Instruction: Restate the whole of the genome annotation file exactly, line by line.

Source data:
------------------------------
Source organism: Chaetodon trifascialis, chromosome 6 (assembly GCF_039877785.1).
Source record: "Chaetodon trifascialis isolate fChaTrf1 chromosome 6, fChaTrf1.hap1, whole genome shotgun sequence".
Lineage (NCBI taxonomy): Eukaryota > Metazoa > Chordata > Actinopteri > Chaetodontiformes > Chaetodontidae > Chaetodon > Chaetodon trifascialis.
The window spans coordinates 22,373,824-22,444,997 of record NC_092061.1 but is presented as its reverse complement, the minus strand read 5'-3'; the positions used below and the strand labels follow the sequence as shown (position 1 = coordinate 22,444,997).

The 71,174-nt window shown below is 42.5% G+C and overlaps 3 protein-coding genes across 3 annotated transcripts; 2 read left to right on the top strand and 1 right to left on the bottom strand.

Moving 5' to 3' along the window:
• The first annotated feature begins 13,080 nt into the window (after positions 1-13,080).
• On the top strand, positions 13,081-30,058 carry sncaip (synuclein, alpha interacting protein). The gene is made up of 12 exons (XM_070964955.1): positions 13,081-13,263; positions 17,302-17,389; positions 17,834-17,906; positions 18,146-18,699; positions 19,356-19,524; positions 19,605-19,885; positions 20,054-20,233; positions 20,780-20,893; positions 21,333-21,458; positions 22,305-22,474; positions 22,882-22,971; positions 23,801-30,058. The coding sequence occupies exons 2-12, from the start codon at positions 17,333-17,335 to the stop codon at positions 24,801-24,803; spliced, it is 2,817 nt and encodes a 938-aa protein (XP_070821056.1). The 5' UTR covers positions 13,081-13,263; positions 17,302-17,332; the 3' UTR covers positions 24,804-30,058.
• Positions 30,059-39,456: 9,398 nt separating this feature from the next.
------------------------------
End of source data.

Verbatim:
Source organism: Chaetodon trifascialis, chromosome 6 (assembly GCF_039877785.1).
Source record: "Chaetodon trifascialis isolate fChaTrf1 chromosome 6, fChaTrf1.hap1, whole genome shotgun sequence".
Lineage (NCBI taxonomy): Eukaryota > Metazoa > Chordata > Actinopteri > Chaetodontiformes > Chaetodontidae > Chaetodon > Chaetodon trifascialis.
The window spans coordinates 22,373,824-22,444,997 of record NC_092061.1 but is presented as its reverse complement, the minus strand read 5'-3'; the positions used below and the strand labels follow the sequence as shown (position 1 = coordinate 22,444,997).

The 71,174-nt window shown below is 42.5% G+C and overlaps 3 protein-coding genes across 3 annotated transcripts; 2 read left to right on the top strand and 1 right to left on the bottom strand.

Moving 5' to 3' along the window:
• The first annotated feature begins 13,080 nt into the window (after positions 1-13,080).
• On the top strand, positions 13,081-30,058 carry sncaip (synuclein, alpha interacting protein). The gene is made up of 12 exons (XM_070964955.1): positions 13,081-13,263; positions 17,302-17,389; positions 17,834-17,906; positions 18,146-18,699; positions 19,356-19,524; positions 19,605-19,885; positions 20,054-20,233; positions 20,780-20,893; positions 21,333-21,458; positions 22,305-22,474; positions 22,882-22,971; positions 23,801-30,058. The coding sequence occupies exons 2-12, from the start codon at positions 17,333-17,335 to the stop codon at positions 24,801-24,803; spliced, it is 2,817 nt and encodes a 938-aa protein (XP_070821056.1). The 5' UTR covers positions 13,081-13,263; positions 17,302-17,332; the 3' UTR covers positions 24,804-30,058.
• Positions 30,059-39,456: 9,398 nt separating this feature from the next.